Public Assistance

In order to determine the impact that a charity has on clients' lives, we seek a sense of clients' incomes both before and after entering the program. Few of our applicants gave us direct information on the former, but many gave information on how many of their clients receive public assistance, as well as how their incomes compare to the federal poverty line. This page clarifies the terms of the poverty line and public assistance.

  • The federal poverty line is a direct function of family income and family size. It is set at $10,830 for a single person household; for each additional person in the household, the line rises by $3,740.1 According to our cost of living analysis, the point at which someone can reasonably start to be called "self-supporting" is around 200% of the Poverty Line.
  • Food stamps are available to people with net income at or below the federal poverty line and gross income at or below 130% of the poverty line.2 (Gross income is income before various deductions, including a 20% deduction for earned income, a standard deduction of $141 for household sizes of 1 to 3 and $153 for a household size of four, and a $35 deduction for elderly medical care; full details are available here.)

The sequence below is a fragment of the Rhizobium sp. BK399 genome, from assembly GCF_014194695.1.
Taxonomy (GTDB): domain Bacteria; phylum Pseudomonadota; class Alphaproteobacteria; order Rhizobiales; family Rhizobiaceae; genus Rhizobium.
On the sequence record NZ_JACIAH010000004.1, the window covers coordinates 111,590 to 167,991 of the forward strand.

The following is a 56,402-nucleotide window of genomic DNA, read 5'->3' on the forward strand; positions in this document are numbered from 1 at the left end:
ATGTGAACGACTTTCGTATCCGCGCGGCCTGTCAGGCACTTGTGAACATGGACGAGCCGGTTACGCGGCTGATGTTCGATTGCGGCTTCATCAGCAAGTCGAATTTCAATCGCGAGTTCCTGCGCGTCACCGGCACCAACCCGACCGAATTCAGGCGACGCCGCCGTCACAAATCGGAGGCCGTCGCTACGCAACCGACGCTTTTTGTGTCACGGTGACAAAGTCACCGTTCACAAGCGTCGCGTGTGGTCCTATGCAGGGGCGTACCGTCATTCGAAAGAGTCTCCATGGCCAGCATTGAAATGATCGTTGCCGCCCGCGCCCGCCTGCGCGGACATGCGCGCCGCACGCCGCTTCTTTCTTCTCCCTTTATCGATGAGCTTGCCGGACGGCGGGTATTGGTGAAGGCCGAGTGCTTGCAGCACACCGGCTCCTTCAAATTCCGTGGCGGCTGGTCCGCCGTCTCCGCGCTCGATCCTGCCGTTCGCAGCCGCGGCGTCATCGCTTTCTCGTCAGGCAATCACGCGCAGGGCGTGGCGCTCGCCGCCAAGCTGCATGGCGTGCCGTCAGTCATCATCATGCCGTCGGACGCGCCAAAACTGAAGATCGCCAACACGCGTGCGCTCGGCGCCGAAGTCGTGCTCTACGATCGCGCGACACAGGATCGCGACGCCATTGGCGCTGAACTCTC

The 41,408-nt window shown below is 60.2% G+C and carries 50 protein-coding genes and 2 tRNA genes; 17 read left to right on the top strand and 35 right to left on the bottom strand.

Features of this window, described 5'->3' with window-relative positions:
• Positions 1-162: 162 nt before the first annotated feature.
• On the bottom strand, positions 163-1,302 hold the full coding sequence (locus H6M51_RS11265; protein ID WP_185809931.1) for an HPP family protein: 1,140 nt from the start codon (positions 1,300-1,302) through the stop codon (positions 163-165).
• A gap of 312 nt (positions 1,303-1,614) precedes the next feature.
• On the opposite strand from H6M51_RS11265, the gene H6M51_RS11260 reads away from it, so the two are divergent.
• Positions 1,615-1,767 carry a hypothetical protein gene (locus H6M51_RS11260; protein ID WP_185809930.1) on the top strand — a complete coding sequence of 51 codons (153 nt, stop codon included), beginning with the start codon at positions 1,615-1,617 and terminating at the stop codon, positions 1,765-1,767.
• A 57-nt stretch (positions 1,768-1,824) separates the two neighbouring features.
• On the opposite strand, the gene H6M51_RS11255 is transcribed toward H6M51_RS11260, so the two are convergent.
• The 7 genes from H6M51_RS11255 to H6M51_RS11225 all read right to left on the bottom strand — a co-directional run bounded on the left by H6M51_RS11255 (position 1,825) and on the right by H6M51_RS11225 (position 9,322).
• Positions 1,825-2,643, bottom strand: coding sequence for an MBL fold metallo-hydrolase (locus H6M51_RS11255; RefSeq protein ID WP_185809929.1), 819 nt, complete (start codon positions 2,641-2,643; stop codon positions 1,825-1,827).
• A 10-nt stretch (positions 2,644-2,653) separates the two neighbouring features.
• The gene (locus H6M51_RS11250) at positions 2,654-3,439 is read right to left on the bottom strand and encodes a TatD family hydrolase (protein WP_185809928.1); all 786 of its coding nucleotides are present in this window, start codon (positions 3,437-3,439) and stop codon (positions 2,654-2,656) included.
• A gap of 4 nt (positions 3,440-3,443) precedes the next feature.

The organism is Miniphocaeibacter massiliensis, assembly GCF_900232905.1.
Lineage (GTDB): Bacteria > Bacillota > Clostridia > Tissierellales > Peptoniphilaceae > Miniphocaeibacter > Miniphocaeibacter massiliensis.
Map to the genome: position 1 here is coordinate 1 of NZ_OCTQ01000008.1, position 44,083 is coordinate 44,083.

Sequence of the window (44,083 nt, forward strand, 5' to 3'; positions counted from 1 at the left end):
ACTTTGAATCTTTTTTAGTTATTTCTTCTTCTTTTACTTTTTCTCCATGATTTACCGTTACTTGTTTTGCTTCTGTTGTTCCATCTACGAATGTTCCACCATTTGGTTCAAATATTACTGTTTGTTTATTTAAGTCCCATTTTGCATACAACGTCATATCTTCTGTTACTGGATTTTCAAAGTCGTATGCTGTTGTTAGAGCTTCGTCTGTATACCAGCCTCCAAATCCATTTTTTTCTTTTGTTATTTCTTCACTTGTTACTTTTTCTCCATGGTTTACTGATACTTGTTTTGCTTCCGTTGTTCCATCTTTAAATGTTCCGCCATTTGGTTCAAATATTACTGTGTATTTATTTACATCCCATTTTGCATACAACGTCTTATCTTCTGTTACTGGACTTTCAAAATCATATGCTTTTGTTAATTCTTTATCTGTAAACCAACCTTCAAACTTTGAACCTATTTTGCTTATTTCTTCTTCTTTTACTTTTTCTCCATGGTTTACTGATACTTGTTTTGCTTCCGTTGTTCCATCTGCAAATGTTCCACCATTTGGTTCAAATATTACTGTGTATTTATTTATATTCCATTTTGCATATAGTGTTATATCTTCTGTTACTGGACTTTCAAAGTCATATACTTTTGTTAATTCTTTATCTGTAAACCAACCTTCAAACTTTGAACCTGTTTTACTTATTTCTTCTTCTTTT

• Temporary Assistance for Needy Families (TANF) is temporary cash assistance which is available to families based on state-specific requirements. These requirements can be both nonfinancial (for example, requiring the family to have a child) and financial.3 For New York, the earnings limit for a 3-person single-parent household was $8,004 per year.4
  • SSD/SSI refers to benefits paid to disabled workers under the age of 65. See this link for details.
  • Public Housing (Section 8): In order to be eligible for public housing in New York City, applicants must earn less than this amount, which varies by family size but is roughly 180% of the Poverty Line for families of 3-5 people.

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